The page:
Despite the inconceivable pain shared by Monica, Juana, and our brothers and sisters in prison, I have hope. My hope comes from accompanying young children who grow to realize they are more than the labels placed on them. It comes from attending to the families of homicide victims and being inspired by their ability to transform their loss and help others heal. It comes from accompanying resilient men and women who have spent decades in the most dehumanizing places ever built and who refuse to give up on their humanity. It comes as a product of the many lessons learned from the people who’ve taught me who God is.

These lessons include a number of principles that have shaped my work in seeking justice in California among both victims and offenders, so called. They may indeed serve as theses for our future as we seek a more just California.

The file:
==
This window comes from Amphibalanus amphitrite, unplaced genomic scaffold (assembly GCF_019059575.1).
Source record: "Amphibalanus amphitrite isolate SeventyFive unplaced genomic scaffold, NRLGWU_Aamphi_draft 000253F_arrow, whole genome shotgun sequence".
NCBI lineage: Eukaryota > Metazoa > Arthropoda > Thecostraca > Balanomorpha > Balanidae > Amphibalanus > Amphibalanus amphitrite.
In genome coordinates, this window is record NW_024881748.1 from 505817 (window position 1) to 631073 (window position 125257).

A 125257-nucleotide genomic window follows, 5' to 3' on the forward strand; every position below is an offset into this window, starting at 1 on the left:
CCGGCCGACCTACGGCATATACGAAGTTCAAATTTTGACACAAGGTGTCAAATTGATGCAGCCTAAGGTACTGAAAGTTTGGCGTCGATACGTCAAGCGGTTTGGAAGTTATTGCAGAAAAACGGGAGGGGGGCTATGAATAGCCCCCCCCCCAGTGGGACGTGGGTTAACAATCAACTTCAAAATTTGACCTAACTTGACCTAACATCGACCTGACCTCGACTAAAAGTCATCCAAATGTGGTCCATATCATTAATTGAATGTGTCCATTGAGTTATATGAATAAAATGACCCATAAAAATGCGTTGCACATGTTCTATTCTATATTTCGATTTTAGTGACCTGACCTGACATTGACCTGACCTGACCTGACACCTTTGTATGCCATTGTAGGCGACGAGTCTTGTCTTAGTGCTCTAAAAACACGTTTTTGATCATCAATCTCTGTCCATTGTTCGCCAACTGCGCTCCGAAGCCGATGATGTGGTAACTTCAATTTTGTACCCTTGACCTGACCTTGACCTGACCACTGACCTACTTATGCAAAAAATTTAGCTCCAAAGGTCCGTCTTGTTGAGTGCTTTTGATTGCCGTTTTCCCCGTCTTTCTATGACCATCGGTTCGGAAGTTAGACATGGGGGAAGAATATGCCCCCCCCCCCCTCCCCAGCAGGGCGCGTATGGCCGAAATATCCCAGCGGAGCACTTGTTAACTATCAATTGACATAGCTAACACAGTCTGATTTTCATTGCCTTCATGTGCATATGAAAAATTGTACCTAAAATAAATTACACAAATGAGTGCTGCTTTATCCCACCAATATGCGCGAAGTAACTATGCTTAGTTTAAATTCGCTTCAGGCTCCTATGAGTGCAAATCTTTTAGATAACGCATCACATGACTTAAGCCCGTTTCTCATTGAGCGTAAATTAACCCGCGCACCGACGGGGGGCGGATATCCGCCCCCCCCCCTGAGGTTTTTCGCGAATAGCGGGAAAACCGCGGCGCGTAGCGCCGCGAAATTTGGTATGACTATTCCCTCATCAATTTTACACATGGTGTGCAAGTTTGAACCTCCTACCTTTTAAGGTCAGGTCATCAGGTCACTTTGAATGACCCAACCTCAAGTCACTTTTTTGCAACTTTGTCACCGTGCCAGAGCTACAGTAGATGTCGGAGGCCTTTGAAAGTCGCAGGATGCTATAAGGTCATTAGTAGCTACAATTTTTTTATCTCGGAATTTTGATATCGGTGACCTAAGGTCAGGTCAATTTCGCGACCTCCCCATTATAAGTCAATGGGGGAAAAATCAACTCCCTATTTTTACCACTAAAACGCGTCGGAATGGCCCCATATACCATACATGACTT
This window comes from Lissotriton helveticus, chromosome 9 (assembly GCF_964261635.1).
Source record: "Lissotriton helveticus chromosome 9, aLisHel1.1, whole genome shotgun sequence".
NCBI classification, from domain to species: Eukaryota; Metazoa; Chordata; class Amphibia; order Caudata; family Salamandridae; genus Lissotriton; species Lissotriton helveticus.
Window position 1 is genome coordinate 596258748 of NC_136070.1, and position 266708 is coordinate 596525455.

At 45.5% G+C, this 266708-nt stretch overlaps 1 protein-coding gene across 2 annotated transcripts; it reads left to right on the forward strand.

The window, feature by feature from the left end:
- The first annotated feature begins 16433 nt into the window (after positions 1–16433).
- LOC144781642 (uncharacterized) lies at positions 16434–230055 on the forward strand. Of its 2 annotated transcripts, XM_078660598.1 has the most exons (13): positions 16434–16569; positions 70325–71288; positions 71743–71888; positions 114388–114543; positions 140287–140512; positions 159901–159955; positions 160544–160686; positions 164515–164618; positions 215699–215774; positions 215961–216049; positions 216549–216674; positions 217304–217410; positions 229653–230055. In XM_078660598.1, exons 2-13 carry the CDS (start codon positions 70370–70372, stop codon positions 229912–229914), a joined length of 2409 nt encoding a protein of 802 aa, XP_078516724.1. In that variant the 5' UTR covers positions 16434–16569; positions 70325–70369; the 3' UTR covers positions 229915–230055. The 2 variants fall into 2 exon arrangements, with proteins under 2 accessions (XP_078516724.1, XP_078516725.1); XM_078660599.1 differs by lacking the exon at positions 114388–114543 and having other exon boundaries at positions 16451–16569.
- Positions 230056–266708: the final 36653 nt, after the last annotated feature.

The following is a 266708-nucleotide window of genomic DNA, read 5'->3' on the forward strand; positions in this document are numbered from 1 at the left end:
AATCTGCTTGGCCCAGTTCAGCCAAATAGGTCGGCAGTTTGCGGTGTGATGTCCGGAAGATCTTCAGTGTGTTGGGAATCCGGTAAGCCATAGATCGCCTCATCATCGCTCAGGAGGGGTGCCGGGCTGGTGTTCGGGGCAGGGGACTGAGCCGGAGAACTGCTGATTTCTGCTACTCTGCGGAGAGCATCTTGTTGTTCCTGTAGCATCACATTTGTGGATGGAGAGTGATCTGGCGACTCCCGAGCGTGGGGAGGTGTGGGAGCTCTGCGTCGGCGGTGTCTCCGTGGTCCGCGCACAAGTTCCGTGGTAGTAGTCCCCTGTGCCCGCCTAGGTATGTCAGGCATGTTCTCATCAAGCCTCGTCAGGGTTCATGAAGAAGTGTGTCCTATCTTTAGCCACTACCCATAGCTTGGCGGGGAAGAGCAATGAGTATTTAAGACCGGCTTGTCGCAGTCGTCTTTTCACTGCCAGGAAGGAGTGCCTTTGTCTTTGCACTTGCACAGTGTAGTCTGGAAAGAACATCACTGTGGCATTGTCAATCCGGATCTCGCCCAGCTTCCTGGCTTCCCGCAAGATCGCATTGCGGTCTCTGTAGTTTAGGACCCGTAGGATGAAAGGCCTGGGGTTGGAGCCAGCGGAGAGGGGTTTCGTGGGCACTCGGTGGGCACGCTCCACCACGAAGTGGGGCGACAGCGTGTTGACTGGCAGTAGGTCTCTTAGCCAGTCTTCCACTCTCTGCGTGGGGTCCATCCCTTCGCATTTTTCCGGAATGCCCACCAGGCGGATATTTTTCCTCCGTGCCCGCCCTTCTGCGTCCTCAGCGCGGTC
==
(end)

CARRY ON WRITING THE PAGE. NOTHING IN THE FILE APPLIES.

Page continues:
Crime plus punishment does not equal justice. While vengeance and retribution might show the measures of our resolve, compassion and love are the measures of our humanity.

The greatest impact crime and our systemic response to crime have on our society is immense human suffering.

The severe effect of our justice system on both the offender and the victim parallels the pain and trauma that is endured by family relationships and communities of both.

Communities cannot regain health simply by throwing people away when they violate laws.

The government is responsible for maintaining order; it is the communities’ responsibility to build peace. The moral turf of justice cannot be left to law enforcement and politicians.

The cliché is true: hurt people hurt people. But similarly, healed people also heal people.

To build a justice system that promotes healing of people that are hurt by crime, we need to move into closer proximity to the individuals who are wounded.

There is no “us” and “them.” There is only us.

In closing, my greatest hope comes from praying that our society will one day realize the gift that people who have suffered the most have the greatest potential to teach us about our own humanity. If crime hurts, justice should heal.